Voters had to live in Kansas, really live there rather than just make a claim or swear to intention to settle. The six months in the territory would exclude the usual border ruffians. The requirement to live a month in the county and ten days in the district would curb any attempt by proslavery Kansans to steal elections by internal movements.

The first of Robinson’s frustrations, is probably the one he expected the most, came here. The Constitution specified the voters came in only two kinds: white males and “every civilized male Indian who has adopted the habits of the white man”. Robinson reports that

A small segment of the members were thrown completely outside of all healthy political organization by voting for negro suffrage. Their names were R.H. Crosby, G.S. Hillyer, Amory Hunting, O.C. Brown, Richard Knight, Phillip C. Schuyler, and C. Robinson.

Seven votes out the fifty men elected to go to Topeka might not thrill modern sensibilities. If some others supported the principle of equal suffrage, they did not consider it worth marking themselves out as dissenters by voting with Robinson and company. Still, but nineteenth century standards, even the small turnout looks a bit admirable and certainly forward-thinking. Some of the same seven, whom Robinson doesn’t name, went still further:

as if to make their political damnation sure, [they] voted to strike out the world “male” as well as “white” from the constitution.

Sarah Grimké

Sarah Grimké

They deserve some credit from us for that, but it speaks to more important facts than our moral estimations of the long dead. The abolitionist movement had a large overlap with the nineteenth century women’s movement. As a movement concerned with public morals and reform, abolitionism occupied a gray space in the normally separate spheres of nineteenth century male and female life. Politics remained a world for men, but in their role as moral educators women could take a position within it all the same. Many availed themselves of that opportunity, just as they did with the temperance movement. We should thus understand the motion as an expression of solidarity as well as personal sentiment.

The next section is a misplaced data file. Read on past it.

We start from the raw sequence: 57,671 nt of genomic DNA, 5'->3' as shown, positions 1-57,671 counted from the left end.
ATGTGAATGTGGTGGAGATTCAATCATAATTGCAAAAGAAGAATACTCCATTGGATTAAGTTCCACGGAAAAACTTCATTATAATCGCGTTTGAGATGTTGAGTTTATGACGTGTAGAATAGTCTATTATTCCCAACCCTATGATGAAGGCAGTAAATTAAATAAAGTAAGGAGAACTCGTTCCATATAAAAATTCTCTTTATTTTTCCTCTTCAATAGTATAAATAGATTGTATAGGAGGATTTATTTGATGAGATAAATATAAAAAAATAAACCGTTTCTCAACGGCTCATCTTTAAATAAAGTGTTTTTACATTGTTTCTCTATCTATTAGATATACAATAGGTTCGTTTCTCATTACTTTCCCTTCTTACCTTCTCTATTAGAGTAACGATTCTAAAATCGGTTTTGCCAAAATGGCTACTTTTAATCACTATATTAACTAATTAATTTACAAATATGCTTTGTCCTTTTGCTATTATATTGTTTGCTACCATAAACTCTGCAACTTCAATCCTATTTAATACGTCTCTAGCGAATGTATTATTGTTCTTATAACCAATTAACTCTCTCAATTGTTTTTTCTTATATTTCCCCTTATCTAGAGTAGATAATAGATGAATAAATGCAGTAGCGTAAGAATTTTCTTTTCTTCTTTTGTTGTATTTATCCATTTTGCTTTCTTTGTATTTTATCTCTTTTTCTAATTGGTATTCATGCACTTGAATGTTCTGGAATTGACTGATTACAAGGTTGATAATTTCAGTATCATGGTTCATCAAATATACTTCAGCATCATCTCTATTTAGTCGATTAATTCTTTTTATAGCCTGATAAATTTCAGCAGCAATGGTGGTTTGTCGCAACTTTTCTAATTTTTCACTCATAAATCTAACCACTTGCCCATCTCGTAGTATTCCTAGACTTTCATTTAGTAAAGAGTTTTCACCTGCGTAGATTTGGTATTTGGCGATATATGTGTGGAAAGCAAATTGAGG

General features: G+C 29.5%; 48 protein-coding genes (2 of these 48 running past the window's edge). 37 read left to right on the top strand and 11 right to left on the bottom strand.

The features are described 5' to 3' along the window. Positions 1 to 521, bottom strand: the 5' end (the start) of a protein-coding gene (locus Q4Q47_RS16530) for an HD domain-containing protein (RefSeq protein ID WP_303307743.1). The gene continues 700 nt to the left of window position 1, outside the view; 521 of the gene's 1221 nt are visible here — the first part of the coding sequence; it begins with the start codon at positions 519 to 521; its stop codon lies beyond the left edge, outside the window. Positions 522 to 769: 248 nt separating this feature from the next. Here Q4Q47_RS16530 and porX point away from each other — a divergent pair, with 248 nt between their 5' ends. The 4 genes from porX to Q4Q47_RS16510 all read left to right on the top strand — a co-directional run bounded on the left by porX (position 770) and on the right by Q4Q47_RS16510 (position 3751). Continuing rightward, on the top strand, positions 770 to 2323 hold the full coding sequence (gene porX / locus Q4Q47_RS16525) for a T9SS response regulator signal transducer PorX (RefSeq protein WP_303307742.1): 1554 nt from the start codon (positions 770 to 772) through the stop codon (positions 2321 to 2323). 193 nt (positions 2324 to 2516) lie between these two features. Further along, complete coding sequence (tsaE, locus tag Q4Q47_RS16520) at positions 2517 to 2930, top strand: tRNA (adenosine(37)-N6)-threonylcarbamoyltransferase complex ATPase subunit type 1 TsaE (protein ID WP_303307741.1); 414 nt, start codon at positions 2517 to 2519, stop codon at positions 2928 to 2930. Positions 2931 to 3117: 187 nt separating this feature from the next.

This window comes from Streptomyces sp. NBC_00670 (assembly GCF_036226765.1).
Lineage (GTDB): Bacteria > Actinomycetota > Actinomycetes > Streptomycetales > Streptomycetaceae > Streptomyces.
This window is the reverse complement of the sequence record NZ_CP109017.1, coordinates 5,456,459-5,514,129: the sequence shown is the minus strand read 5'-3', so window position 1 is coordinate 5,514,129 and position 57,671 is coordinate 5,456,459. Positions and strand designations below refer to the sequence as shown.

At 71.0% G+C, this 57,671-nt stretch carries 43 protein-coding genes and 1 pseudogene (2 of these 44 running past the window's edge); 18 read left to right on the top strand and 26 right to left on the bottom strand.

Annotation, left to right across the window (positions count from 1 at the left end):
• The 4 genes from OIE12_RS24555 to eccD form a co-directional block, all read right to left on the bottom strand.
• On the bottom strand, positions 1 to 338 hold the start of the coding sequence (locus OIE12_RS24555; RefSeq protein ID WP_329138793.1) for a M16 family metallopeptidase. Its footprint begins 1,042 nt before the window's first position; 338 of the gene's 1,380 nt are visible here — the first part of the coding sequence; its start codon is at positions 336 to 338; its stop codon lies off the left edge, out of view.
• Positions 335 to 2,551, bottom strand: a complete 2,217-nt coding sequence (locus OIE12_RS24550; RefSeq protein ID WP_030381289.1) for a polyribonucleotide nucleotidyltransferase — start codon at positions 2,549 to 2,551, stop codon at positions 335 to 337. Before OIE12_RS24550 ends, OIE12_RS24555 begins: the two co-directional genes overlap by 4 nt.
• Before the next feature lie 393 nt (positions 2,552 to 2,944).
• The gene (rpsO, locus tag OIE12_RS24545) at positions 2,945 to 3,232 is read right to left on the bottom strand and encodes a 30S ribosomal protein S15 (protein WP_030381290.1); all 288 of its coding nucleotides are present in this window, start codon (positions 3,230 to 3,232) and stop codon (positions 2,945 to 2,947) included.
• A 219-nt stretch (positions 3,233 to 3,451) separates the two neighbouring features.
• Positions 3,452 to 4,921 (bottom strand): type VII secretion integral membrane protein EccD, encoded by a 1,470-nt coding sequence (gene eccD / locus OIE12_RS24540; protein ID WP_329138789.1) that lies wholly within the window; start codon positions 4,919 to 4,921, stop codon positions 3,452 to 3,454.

This in turn led to proslavery men castigating abolitionists as weak men dominated by the “weaker” sex. The women themselves received extensive condemnation, damning them as emasculating shrews who sought to force Southern manhood into “submission,” a duty that fell exclusively upon women and slaves. Likewise proslavery men cast them as hysterics who could not comprehend the nuances of politics. They further resorted to crude jibes at their appearance and speculation as to how traveling lecturers really made their money. If all of that sounds depressingly familiar, it should. A century and a half without slavery and a century with women voting have not freed half the species, our mothers, sisters, daughters, and other loved ones from the same sort of scorn for daring presume themselves as good and their opinions as worthy of consideration as those of a man.

Dueling at Topeka, Part Two

James Henry Lane

James Henry Lane

Despite Charles Robinson’s best efforts, we left James Lane and G.P. Lowry with a duel scheduled for eight the next morning. Lowry said something about Lane and a Mrs. Lindsay. Robinson declined to give details, save to say that it involved some scandal and he had helped Lane settle up with Mr. Lindsay. Robert Collins’ biography, Jim Lane: Scoundrel, Statesman, Kansan refers to Lane’s “lecherous” reputation in conjunction with the Lindsay affair. He also relates an episode with a “Mrs. Buffum” who asked pay for her services which Lane could not provide. Disenchanted with the transaction, she drew a pistol, challenged Lane, and chased him through the streets. Collins goes on to say that both stories “came with little proof”. True or not, Lane apparently took the Lindsay rumor as serious enough to warrant a public resolution. Lowry apparently felt confident enough of the matter to wager his life on it, or at least that he wanted others to think he would.

Challenge and acceptance could in themselves satisfy would-be dueling partners. Both showed the world that they felt strongly and would risk injury, so whatever agreement they came to thereafter deserved some respect. But neither man backed down. The night passed and in the morning, Robinson relates that

a message appeared and desired to change the hour from eight o’clock to eleven o’clock. This evidently was the beginning of a back-down, as the convention would be in session at that hour, and most likely Lane would have some friend posted to stop the duel.